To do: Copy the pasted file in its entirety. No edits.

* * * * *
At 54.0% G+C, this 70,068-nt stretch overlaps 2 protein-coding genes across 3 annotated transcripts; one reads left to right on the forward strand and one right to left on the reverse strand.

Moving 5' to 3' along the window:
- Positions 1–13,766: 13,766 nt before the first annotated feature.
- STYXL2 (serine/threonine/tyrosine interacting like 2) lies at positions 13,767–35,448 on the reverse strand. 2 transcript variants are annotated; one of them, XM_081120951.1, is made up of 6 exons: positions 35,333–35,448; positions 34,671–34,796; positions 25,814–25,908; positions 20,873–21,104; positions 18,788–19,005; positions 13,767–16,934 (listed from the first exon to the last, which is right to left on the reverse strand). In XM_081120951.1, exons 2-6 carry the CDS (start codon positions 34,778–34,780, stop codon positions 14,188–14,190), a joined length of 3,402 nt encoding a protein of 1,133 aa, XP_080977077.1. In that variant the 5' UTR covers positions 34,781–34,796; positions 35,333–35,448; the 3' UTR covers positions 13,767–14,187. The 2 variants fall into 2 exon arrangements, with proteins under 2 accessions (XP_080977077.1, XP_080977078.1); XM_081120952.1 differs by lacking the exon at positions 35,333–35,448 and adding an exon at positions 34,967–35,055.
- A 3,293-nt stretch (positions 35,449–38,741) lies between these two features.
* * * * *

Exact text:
At 54.0% G+C, this 70,068-nt stretch overlaps 2 protein-coding genes across 3 annotated transcripts; one reads left to right on the forward strand and one right to left on the reverse strand.

Moving 5' to 3' along the window:
- Positions 1–13,766: 13,766 nt before the first annotated feature.
- STYXL2 (serine/threonine/tyrosine interacting like 2) lies at positions 13,767–35,448 on the reverse strand. 2 transcript variants are annotated; one of them, XM_081120951.1, is made up of 6 exons: positions 35,333–35,448; positions 34,671–34,796; positions 25,814–25,908; positions 20,873–21,104; positions 18,788–19,005; positions 13,767–16,934 (listed from the first exon to the last, which is right to left on the reverse strand). In XM_081120951.1, exons 2-6 carry the CDS (start codon positions 34,778–34,780, stop codon positions 14,188–14,190), a joined length of 3,402 nt encoding a protein of 1,133 aa, XP_080977077.1. In that variant the 5' UTR covers positions 34,781–34,796; positions 35,333–35,448; the 3' UTR covers positions 13,767–14,187. The 2 variants fall into 2 exon arrangements, with proteins under 2 accessions (XP_080977077.1, XP_080977078.1); XM_081120952.1 differs by lacking the exon at positions 35,333–35,448 and adding an exon at positions 34,967–35,055.
- A 3,293-nt stretch (positions 35,449–38,741) lies between these two features.